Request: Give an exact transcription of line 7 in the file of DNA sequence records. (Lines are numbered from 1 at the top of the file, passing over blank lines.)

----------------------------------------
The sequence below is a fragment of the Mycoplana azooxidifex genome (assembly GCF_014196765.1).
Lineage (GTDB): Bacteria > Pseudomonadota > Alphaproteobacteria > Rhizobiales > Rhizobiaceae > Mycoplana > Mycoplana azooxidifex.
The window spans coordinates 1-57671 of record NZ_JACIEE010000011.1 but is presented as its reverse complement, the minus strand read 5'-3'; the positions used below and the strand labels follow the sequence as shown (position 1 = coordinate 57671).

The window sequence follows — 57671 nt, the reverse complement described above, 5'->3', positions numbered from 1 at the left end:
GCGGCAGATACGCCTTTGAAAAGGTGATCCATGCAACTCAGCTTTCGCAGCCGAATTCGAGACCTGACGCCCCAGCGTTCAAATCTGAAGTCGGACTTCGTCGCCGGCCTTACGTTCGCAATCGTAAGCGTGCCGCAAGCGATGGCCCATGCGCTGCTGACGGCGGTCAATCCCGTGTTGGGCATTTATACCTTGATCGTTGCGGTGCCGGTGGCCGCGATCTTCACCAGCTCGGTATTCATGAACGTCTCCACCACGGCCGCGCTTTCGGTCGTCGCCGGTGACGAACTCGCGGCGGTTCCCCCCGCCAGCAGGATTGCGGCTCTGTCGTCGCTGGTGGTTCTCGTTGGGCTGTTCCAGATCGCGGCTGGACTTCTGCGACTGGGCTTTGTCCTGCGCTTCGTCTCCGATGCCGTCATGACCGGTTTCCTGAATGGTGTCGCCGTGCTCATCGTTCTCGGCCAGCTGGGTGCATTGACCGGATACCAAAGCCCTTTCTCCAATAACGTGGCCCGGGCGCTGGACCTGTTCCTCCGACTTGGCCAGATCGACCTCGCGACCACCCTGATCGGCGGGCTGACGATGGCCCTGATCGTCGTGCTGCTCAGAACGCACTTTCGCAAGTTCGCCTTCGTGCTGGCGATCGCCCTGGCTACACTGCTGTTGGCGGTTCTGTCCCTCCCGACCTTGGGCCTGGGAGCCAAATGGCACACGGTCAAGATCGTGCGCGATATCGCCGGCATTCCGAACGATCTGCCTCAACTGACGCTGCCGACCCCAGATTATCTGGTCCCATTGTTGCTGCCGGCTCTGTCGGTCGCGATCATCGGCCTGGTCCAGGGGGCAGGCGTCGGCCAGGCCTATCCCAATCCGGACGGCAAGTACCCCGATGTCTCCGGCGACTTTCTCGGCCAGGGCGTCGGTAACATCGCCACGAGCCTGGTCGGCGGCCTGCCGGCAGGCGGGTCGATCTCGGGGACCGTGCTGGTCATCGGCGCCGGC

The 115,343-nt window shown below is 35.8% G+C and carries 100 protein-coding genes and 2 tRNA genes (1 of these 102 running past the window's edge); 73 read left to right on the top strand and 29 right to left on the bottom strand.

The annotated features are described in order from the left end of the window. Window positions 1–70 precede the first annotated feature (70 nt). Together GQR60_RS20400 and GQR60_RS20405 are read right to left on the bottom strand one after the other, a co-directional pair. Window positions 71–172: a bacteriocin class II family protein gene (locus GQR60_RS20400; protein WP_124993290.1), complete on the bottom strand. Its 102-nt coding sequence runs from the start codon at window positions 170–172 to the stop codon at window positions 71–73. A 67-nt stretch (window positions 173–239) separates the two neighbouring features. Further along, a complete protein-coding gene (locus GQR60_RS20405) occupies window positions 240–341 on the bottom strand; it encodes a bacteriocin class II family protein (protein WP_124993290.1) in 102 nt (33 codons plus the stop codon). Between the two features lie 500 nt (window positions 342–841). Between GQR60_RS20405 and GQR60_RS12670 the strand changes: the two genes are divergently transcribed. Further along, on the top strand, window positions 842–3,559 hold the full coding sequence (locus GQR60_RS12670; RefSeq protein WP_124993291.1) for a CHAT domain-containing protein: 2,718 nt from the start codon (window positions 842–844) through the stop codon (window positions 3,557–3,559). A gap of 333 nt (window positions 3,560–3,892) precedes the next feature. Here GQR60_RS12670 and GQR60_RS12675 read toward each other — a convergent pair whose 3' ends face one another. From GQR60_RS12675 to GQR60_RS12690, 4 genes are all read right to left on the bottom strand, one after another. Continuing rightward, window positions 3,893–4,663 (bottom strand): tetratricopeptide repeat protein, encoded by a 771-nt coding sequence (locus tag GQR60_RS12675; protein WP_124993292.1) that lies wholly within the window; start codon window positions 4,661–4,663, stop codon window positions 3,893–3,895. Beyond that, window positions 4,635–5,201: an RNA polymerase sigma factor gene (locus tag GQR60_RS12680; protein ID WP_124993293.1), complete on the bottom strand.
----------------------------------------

The annotated features are described in order from the left end of the window. Window positions 1–70 precede the first annotated feature (70 nt). Together GQR60_RS20400 and GQR60_RS20405 are read right to left on the bottom strand one after the other, a co-directional pair. Window positions 71–172: a bacteriocin class II family protein gene (locus GQR60_RS20400; protein WP_124993290.1), complete on the bottom strand. Its 102-nt coding sequence runs from the start codon at window positions 170–172 to the stop codon at window positions 71–73. A 67-nt stretch (window positions 173–239) separates the two neighbouring features. Further along, a complete protein-coding gene (locus GQR60_RS20405) occupies window positions 240–341 on the bottom strand; it encodes a bacteriocin class II family protein (protein WP_124993290.1) in 102 nt (33 codons plus the stop codon). Between the two features lie 500 nt (window positions 342–841). Between GQR60_RS20405 and GQR60_RS12670 the strand changes: the two genes are divergently transcribed. Further along, on the top strand, window positions 842–3,559 hold the full coding sequence (locus GQR60_RS12670; RefSeq protein WP_124993291.1) for a CHAT domain-containing protein: 2,718 nt from the start codon (window positions 842–844) through the stop codon (window positions 3,557–3,559). A gap of 333 nt (window positions 3,560–3,892) precedes the next feature. Here GQR60_RS12670 and GQR60_RS12675 read toward each other — a convergent pair whose 3' ends face one another. From GQR60_RS12675 to GQR60_RS12690, 4 genes are all read right to left on the bottom strand, one after another. Continuing rightward, window positions 3,893–4,663 (bottom strand): tetratricopeptide repeat protein, encoded by a 771-nt coding sequence (locus tag GQR60_RS12675; protein WP_124993292.1) that lies wholly within the window; start codon window positions 4,661–4,663, stop codon window positions 3,893–3,895. Beyond that, window positions 4,635–5,201: an RNA polymerase sigma factor gene (locus tag GQR60_RS12680; protein ID WP_124993293.1), complete on the bottom strand.